Thanks but no Thanks

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Thanksgiving is the most inclusive, and most American of holidays. You don’t have to belong to any particular race or religion to celebrate it. You don’t even have to believe anything one way or the other about the first Thanksgiving, on which this holiday is loosely based. It’s just a time to gather with family and be thankful for all our blessings and for each other. Then we watch sports and eat too much. It’s perfect!

Naturally, the Democratic National Committee wants to turn it into a progressive indoctrination session.

We saw the same thing last year, when they pushed young lefties to proselytize about Obamacare in between bites of candied yams. It’s part of a disturbing trend of making every event in human life about politics. It’s not completely new: the “personal is political” cliche from the ’60s is the beginning of such a theme on the American left, and extremists of right and left in Europe have long sought to view every facet of existence through a political lens. But it is new for a major American political party to seek to invade non-political spaces with as much vigor and persistence as the Obama-era Democratic party.

I think this goes too far even for most Democrats. My own family has people of all different political views, and some who don’t much care about politics either way. None of them ever tried to indoctrinate me, and I never tried to indoctrinate them. It just doesn’t feel natural or respectful to do it.

With some relatives, I’ll have political banter, but only with the kind of folks who just like to talk and think about interesting ideas. None of us is really seeking to change minds or to upbraid someone for their thoughtcrimes.

Instead of a list of counter-arguments, I suggest this: enjoy your family, enjoy your turkey, enjoy your football, and don’t bait relatives who disagree with you into turning Thanksgiving into a real-life version of Twitter. Be cool! Give thanks! Have fun!

Victory Day!

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I originally published this post at a former group blog, The Closet Moderate, in 2013. I think it still holds up.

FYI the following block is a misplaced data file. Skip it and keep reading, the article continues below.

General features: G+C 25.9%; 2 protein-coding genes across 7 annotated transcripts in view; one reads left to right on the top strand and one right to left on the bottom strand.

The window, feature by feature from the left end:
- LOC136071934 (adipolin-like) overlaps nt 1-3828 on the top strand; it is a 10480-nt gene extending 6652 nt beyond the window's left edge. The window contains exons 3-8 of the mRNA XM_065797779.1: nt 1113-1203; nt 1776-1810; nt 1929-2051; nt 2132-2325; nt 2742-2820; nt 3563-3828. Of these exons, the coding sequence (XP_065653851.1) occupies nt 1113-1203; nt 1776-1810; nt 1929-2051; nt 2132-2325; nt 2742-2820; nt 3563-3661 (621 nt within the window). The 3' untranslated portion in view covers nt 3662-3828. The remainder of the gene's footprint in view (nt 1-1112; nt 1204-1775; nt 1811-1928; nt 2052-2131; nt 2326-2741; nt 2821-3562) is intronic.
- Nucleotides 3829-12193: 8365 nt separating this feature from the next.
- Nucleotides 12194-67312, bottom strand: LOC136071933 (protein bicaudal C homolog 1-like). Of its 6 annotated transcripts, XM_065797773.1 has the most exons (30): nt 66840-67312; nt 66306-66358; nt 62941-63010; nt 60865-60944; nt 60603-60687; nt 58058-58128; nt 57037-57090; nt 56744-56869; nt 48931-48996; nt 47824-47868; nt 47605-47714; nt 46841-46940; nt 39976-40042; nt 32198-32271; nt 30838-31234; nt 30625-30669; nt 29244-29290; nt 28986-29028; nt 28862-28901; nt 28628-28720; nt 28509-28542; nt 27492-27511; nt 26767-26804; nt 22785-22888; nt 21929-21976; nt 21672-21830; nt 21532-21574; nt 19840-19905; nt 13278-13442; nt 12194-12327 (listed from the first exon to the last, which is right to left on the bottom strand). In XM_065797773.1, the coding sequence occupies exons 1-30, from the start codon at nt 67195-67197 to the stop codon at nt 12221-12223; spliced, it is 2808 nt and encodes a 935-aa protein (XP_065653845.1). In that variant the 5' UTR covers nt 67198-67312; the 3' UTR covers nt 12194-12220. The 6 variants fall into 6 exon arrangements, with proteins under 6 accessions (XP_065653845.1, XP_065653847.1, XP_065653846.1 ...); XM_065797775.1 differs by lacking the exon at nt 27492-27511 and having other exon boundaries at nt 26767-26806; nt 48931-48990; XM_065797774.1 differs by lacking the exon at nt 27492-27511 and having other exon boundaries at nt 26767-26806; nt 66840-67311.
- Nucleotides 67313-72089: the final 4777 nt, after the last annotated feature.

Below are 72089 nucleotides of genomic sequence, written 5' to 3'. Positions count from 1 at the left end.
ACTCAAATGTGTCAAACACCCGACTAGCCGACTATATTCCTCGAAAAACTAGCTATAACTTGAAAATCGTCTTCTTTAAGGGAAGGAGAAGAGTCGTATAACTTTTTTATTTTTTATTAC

Summer is the best part of the year, to my mind, and August is one fine month.  There’s just one thing missing: a holiday.  The summer, for the non-astronomers among us, is bookended by two holidays: Memorial Day and Labor Day.  Between them, we have the glorious Fourth of July.  All good days.  Good times to leave work for a long weekend at the shore, the lake, the mountains, or wherever you go.  Good days to wave the flag, eat hot dogs, and blow something up.

But look at August: nary a holiday to be seen.  For the non-teachers among us, that means working all week long, which in high summer seems damned intolerable.  This is the twenty-first century, for Pete’s sake.  We spend the twentieth increasing our productivity to a fair-thee-well.  Now’s the time to decrease it.  George Jetson worked a two-hour week.  Surely, with all our computers and labor-saving devices, we can afford to lose eight hours one in the month.

So: V-J day.  Or Victory over Japan Day, to be formal.  The end of the bloodiest war, the most just war, the last total war America ever fought.  When the Japanese surrendered (August 15 their time, August 14 our time) the world was at peace for the first time in a sanguineous decade.  So, the holiday has something for everyone.  For the bellicose, it represents the triumph of American arms over our the most powerful, most wicked enemies we ever faced.  For the pacific, it represents a rebirth of peace, and a new beginning of freedom for the liberated nations (except the ones the Soviets occupied, but never mind that).  We could even leave off the “Japan” bit and call it Victory Day. Or Peace Day. Or Armistice Day, since the old Armistice Day has been swallowed up by Veterans Day in this country.  It would fit in with the patriotic season so well, you wouldn’t even need to change the red-white-and-blue bunting.